Chia seeds are generally safe, but they may cause an increase in triglyceride levels in some people, explains WebMD. Taking large amounts of chia seeds may increase the risk of prostate cancer due to the seeds' high linolenic acid content.
There has not been a lot of research done regarding the safety of chia seeds during pregnancy, so pregnant women are advised to avoid them, explains WebMD. The seeds' safety has been confirmed for periods of up to 12 weeks, but research has not investigated the safety of using chia seeds for longer periods of time.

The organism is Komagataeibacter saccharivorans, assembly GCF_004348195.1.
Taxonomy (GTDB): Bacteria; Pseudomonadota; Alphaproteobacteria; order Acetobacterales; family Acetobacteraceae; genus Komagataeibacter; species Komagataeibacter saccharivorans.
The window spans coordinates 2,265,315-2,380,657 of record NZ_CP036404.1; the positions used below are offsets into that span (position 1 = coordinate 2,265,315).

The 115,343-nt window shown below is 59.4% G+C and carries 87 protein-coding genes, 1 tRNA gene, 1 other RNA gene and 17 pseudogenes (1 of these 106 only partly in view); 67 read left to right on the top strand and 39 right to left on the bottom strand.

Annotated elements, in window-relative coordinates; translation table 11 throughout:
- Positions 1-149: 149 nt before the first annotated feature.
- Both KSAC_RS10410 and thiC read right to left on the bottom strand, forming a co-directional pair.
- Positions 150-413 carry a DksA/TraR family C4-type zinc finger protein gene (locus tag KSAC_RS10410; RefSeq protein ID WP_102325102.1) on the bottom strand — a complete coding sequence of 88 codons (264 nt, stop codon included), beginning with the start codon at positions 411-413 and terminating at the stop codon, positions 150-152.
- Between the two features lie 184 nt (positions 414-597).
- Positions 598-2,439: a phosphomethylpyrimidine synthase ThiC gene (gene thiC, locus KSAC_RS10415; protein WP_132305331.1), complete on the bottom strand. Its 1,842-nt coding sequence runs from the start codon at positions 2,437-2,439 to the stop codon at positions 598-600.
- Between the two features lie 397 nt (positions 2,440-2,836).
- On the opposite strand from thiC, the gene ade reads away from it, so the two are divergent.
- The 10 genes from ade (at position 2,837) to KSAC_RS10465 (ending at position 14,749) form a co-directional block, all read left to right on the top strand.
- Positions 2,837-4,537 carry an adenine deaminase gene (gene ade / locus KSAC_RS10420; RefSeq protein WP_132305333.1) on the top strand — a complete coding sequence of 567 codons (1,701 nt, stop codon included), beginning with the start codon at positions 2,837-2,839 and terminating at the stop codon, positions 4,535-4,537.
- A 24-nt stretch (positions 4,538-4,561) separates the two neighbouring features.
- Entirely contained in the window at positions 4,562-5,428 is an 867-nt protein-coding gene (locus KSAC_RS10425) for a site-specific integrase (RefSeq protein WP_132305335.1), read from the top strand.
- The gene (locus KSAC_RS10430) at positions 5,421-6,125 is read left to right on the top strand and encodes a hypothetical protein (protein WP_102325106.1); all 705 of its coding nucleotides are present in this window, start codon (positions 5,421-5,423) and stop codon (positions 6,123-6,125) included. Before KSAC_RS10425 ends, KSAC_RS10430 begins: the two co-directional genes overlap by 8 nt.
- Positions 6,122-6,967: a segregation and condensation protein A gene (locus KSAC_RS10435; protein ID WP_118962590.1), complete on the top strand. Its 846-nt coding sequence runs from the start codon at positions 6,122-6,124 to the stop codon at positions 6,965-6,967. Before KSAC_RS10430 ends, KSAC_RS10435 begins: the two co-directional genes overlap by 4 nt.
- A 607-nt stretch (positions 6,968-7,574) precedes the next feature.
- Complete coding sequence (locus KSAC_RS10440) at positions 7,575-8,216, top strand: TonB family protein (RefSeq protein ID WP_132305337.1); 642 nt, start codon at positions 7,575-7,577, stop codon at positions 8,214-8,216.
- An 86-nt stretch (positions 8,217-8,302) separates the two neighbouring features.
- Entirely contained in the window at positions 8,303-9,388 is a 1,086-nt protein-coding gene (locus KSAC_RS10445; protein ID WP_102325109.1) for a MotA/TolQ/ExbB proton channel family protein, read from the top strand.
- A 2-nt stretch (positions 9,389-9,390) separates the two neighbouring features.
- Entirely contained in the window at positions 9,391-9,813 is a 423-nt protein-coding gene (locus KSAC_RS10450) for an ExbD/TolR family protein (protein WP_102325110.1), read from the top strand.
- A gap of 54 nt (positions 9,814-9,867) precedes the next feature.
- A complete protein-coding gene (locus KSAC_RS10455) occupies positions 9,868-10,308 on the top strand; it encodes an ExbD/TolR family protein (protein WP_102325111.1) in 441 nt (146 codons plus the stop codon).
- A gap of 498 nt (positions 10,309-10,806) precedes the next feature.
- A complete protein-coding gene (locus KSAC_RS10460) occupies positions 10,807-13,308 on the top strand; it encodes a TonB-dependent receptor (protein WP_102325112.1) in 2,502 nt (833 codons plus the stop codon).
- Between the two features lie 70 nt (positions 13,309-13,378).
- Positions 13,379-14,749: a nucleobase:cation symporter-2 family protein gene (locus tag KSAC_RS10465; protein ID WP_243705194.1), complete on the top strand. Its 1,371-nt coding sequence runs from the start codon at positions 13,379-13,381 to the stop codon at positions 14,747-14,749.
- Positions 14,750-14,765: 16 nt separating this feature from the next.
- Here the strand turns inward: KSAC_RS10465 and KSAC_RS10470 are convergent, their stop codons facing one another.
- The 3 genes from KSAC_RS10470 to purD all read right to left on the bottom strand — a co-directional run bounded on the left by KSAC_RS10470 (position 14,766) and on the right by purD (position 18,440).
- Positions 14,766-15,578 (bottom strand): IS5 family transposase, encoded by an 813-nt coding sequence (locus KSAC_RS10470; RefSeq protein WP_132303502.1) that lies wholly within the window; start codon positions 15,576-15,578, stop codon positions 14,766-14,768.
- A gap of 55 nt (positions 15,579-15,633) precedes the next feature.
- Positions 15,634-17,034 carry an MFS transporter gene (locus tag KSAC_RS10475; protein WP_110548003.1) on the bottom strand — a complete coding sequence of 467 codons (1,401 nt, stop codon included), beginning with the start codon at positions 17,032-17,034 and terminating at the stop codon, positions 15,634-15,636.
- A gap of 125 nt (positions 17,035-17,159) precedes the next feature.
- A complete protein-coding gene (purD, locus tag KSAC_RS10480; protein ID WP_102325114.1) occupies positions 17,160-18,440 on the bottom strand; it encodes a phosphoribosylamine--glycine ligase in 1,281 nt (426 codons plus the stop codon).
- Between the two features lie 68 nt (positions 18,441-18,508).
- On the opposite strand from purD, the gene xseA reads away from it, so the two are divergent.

Chia seeds are small seeds originally cultivated by the Aztecs, and today are used as a supplement to increase omega-3 fatty acid and fiber intake, explains WebMD. These seeds are often taken by patients hoping to reduce their risk of stroke and heart disease, since omega-3 fatty acids and fiber have been shown to decrease the risk of these ailments. Eating 37 grams per day of a particular kind of chia seed known as Salba has been shown to decrease blood pressure. However, not enough research has been done to confirm the best dose of chia seeds. Patients interested in taking this supplement are advised to seek the guidance of a physician in determining the proper dose.